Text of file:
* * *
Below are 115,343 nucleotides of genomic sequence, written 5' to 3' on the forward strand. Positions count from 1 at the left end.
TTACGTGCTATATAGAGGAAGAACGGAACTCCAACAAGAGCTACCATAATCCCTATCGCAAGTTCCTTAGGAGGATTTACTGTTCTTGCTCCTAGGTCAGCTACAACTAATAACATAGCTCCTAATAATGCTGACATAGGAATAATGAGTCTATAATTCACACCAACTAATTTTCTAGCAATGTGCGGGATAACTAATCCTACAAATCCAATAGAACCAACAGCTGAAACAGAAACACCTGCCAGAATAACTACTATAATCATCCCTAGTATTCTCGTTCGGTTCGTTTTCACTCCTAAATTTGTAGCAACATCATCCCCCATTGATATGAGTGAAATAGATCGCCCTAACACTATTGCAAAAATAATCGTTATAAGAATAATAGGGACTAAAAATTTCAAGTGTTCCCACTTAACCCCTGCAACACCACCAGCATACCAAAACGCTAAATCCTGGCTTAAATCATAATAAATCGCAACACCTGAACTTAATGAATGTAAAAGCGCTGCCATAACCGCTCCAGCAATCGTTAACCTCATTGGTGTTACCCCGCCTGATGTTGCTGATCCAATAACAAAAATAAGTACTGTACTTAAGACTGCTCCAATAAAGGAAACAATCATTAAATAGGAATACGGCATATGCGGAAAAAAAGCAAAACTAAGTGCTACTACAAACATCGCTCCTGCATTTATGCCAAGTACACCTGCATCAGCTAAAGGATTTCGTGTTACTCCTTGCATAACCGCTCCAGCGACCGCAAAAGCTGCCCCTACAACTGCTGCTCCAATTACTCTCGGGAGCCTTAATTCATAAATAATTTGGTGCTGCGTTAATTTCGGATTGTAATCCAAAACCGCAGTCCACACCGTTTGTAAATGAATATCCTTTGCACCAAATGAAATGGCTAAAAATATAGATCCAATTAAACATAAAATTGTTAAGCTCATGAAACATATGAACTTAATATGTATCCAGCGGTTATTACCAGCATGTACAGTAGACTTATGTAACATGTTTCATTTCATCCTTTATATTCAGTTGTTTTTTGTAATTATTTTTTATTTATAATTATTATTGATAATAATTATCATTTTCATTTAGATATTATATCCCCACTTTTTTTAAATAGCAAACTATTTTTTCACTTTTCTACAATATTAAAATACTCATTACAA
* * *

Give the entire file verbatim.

Below are 115,343 nucleotides of genomic sequence, written 5' to 3' on the forward strand. Positions count from 1 at the left end.
TTACGTGCTATATAGAGGAAGAACGGAACTCCAACAAGAGCTACCATAATCCCTATCGCAAGTTCCTTAGGAGGATTTACTGTTCTTGCTCCTAGGTCAGCTACAACTAATAACATAGCTCCTAATAATGCTGACATAGGAATAATGAGTCTATAATTCACACCAACTAATTTTCTAGCAATGTGCGGGATAACTAATCCTACAAATCCAATAGAACCAACAGCTGAAACAGAAACACCTGCCAGAATAACTACTATAATCATCCCTAGTATTCTCGTTCGGTTCGTTTTCACTCCTAAATTTGTAGCAACATCATCCCCCATTGATATGAGTGAAATAGATCGCCCTAACACTATTGCAAAAATAATCGTTATAAGAATAATAGGGACTAAAAATTTCAAGTGTTCCCACTTAACCCCTGCAACACCACCAGCATACCAAAACGCTAAATCCTGGCTTAAATCATAATAAATCGCAACACCTGAACTTAATGAATGTAAAAGCGCTGCCATAACCGCTCCAGCAATCGTTAACCTCATTGGTGTTACCCCGCCTGATGTTGCTGATCCAATAACAAAAATAAGTACTGTACTTAAGACTGCTCCAATAAAGGAAACAATCATTAAATAGGAATACGGCATATGCGGAAAAAAAGCAAAACTAAGTGCTACTACAAACATCGCTCCTGCATTTATGCCAAGTACACCTGCATCAGCTAAAGGATTTCGTGTTACTCCTTGCATAACCGCTCCAGCGACCGCAAAAGCTGCCCCTACAACTGCTGCTCCAATTACTCTCGGGAGCCTTAATTCATAAATAATTTGGTGCTGCGTTAATTTCGGATTGTAATCCAAAACCGCAGTCCACACCGTTTGTAAATGAATATCCTTTGCACCAAATGAAATGGCTAAAAATATAGATCCAATTAAACATAAAATTGTTAAGCTCATGAAACATATGAACTTAATATGTATCCAGCGGTTATTACCAGCATGTACAGTAGACTTATGTAACATGTTTCATTTCATCCTTTATATTCAGTTGTTTTTTGTAATTATTTTTTATTTATAATTATTATTGATAATAATTATCATTTTCATTTAGATATTATATCCCCACTTTTTTTAAATAGCAAACTATTTTTTCACTTTTCTACAATATTAAAATACTCATTACAA